Hartford Stage, Hartford, CT
through November 11, 2012
by Shera Cohen
Attending the opening of a world premier of any play is pretty special. “A Gentleman’s Guide to Love & Murder” is exactly that – special, extra special. While most theatre goers are not familiar with the names Robert L. Freedman and Steven Lutvak, they undoubtedly soon will be. This duo, who has penned the book and music, has only begun to see their play’s full potential.
|Photo: Joan Marcus|
Our protagonist, boy-next-door jobless Monty is a young Englishman in 1909 whose only kin, his mom, just died. Poor Monty. Yet, surprise – unbeknownst to Monty, he discovers his rich lineage. Therein is the wonderfully funny story of just how delightful it is to become a serial killer. With eight heirs in line ahead of Monty, the lad has much deadly mischief to achieve to get the keys to the manor.
Told as flashback, this reviewer had a personal flashback. Hmm, this world premier sounds a bit familiar. “Guide” is, indeed, similar to the 1949 Alec Guinness movie “Kind Hearts and Coronets” with Guinness portraying all of the heirs (male and female) as they are bumped off one by one. At Hartford Stage, actor Jefferson Mays takes on the herculean and hysterical task. Mays has even more work to do than Guinness because he must also sing and dance. Playing off of Ken Barnett’s Monty, this duo attacks the brunt of the script, seemingly effortlessly.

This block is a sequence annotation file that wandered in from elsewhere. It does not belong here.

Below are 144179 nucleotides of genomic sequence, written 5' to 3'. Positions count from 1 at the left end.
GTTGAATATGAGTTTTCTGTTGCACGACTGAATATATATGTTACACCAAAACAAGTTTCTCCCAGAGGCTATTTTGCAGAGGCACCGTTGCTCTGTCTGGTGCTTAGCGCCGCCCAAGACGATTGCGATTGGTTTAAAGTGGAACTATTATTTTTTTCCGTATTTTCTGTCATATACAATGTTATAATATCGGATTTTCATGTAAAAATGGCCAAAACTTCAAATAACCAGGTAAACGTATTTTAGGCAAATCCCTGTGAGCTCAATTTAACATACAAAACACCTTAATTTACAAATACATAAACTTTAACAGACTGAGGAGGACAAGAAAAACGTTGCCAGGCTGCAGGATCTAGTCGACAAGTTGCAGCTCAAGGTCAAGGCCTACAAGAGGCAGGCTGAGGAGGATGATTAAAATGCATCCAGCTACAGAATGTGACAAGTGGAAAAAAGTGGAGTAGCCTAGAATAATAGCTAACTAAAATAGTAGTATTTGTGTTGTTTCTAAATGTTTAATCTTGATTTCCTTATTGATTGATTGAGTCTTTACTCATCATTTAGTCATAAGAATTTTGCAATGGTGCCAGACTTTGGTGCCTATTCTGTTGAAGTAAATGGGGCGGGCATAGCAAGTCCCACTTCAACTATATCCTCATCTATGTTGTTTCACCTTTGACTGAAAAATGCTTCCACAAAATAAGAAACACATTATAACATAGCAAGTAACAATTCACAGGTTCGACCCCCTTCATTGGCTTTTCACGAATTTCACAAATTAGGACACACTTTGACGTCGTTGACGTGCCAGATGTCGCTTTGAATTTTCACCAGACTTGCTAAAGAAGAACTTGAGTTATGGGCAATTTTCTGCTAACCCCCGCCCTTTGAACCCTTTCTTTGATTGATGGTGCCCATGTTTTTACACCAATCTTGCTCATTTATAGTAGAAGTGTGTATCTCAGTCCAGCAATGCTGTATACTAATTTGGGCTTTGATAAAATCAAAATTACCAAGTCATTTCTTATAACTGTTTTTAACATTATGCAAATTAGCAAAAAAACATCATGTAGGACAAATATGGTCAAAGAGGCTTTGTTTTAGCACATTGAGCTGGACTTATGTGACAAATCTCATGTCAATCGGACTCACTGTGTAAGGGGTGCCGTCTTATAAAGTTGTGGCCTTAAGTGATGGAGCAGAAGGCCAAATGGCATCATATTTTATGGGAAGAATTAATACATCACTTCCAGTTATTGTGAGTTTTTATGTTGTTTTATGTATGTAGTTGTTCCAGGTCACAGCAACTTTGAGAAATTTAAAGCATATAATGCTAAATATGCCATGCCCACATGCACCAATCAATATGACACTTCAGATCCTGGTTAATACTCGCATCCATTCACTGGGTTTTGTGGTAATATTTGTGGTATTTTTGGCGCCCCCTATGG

Darko Tresnjak’s direction is precise in his tableaux pictures, exaggerating the movements and caricatures. In particular, the numerous death scenes are clever and whimsical. The creative crew deserves bravos on set design, lighting, sound, and costumes. A colorful vaudeville-like set within a set with changing scenes and backdrops creates a cartoon atmosphere.
One suggestion would be to make a few judicious cuts solely for the sake of time. While there is not a single song that should be removed (the lyrics are especially integral), many are too long. By dropping a paragraph or two in each tune, this perfectly delicious show can be perfect.
The play’s first song, “A Warning to the Audience” [to go home] is, of course, not heeded. No one should leave the theatre until our serial killer hero and his eight victims receive standing ovations.